Summary: Actions to keep loss from paralyzing you - taken from the story of the healing of the paraplegic.
The worst natural disaster in American history occured this past week. The destruction caused by Hurricane Katrina was devasting. It looks like there may be hundreds dead, thousands who lost all their possessions and billions of dollars worth of damage. The city of New Orleans is fighting for its life and many other communities are reeling.
We’re in the series on the conversations Jesus had with people in need. There are other conversations of Jesus recorded but we’re looking specifically at the seven that precede the miracles John uses in his Good News account. In each case, Jesus could have just performed the miracle - but He always talked about it so we would learn how to deal with difficulties as He did.
This week’s conversation and miracle are especially timely since we’re witnessing the aftermath of such a powerful hurricane. Rebuilding lives after the great loss sustained by this catastophre will take years. Interestingly, the conversation in John 5 is between Jesus and a man who had been an invalid for 38 years!
It’s hard to think of not being able to get around normally for 38 years. This man’s mobility was severely limited - especially in the days before mechanized wheelchairs and vans with lifts - before handicapped accessible public restrooms and parking spaces. The loss of health and freedom he suffered was humongous.
Loss touches every one of our lives at one time or another. So this man’s story and the way Jesus interacted with him are important to us.
What do you do when you face a severe loss? Let Christ’s words encourage you to take the following ACTIONS FOR KEEPING LOSS FROM PARALYZING YOU:
1. EVALUATE YOUR LEVEL OF HOPE.
We’ve already learned in this series that Jesus loved to stimulate thought provoking conversations with a question. His question to this suffering man was, "Do you want to get well?" (Verse 6)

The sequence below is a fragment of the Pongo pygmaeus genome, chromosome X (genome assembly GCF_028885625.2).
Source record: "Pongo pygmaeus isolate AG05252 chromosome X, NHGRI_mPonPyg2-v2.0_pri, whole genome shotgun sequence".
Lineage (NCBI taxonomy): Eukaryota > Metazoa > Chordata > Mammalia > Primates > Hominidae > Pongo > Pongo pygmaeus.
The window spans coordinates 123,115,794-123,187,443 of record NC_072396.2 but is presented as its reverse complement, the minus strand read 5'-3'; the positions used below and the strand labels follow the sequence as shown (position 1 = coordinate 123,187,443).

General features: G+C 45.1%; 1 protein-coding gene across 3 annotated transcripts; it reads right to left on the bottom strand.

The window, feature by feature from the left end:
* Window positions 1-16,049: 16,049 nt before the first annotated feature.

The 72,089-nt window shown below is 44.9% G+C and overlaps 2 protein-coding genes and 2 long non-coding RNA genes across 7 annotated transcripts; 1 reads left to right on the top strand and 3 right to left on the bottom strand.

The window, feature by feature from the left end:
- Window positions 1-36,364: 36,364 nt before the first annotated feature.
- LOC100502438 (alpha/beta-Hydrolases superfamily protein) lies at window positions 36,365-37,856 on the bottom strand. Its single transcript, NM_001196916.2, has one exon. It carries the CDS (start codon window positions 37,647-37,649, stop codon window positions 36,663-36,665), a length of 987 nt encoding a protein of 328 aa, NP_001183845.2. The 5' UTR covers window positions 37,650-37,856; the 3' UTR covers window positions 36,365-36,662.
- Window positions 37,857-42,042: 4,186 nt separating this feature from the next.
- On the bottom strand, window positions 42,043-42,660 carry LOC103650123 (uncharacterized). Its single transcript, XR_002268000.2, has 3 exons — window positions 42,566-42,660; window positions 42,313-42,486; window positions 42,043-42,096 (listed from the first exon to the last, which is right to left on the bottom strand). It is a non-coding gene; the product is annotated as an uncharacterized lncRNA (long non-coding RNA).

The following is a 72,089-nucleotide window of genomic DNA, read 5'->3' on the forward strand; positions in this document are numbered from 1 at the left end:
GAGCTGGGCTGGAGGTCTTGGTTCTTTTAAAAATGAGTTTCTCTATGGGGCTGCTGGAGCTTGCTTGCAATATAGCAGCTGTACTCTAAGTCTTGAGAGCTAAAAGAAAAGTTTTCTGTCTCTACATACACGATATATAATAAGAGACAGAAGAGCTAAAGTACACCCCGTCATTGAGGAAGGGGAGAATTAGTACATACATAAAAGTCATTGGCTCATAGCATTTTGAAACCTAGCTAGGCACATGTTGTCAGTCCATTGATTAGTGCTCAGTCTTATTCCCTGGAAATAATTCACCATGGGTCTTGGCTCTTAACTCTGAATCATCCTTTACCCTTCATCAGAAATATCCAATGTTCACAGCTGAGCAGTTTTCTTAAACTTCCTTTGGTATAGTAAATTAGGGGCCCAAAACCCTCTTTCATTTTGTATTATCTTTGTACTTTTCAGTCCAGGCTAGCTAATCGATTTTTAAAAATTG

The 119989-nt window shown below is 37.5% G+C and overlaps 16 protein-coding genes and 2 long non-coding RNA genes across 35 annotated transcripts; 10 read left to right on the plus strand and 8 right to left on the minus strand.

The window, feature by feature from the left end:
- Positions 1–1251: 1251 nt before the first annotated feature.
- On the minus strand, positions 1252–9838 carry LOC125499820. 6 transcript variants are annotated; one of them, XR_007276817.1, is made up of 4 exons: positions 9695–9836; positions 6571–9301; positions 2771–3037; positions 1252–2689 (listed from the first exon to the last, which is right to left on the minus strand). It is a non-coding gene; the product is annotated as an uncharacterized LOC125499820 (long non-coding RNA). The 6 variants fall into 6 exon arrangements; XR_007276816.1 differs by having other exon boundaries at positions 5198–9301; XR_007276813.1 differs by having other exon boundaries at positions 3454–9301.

On the surface the question may seem unnecessary - but we know that the Savior never wasted words.
Does he want to get well? He’s been challenged with immobility for 38 years! Of course he wants to get well...doesn’t he?
Jesus was saying to the man, "Thirty eight years is a long time to suffer. Have you lost all hope? Do you still have any desire to get well?"
THE GREATEST OBSTACLE IN OVERCOMING LOSS IN LIFE IS THE LOSS OF HOPE!
A security guard at a railroad yard accidentally locked himself in a refrigeration car one night. He knew the door could not be opened from the inside. He was trapped. Doomed. He would die there, he knew, either from the cold or a lack of oxygen. It was the thought of freezing to death that concerned him the most. He screamed until his lungs burned, and banged on the door until his hands were swollen and bruised.
His situation was hopeless. His fate written. He decided his last act would be to record his agonizing death for whoever would eventually find his body. Taking a pencil from his jacket pocket, he wrote on the car wall: "It is so cold in here I can hardly stand it..."
After a while he struggled from the corner where he huddled and wrote a second line: "It’s colder still...my fingers are getting numb."
Then later, "I’m slowly freezing to death..."
And ultimately, "These are probably my last words..." By the time he scribbled his final sentence, the writing was almost illegible, the hand of a dying man.
His body was found the following morning, slumped in one corner of the refrigerator car.
The coroner had great difficutly determining the cause of death. There had, he determined, been sufficient ventilation inside the car to allow a man to survive for days. And, since the refrigeration apparatus of the car had been out of order, there was no way the man would have frozen to death.
In fact, the temperature inside the car when it was finally opened was fifty-six degrees!
(Story taken from "Don’t Tell Me It’s Impossible Until After I’ve Already Done It", by Pam Lontos.)
Jesus was asking this man if he had any hope left. He was asking him to evaluate his inner circumstances - not just his outer loss. The loss of his health and ability to get around was terrible, but it was something God could help him overcome IF he still had hope.
Watching the news reports from the aftermath of the hurricane you could see some people were overwhelmed and others were looking at their losses and able to respond with optimism. What makes the difference? The difference is, some have hope while others have already given up hope.
The thousands of people displaced by hurricane Katrina have many needs: water, food, clothing, and shelter. But the greatest thing they need is hope!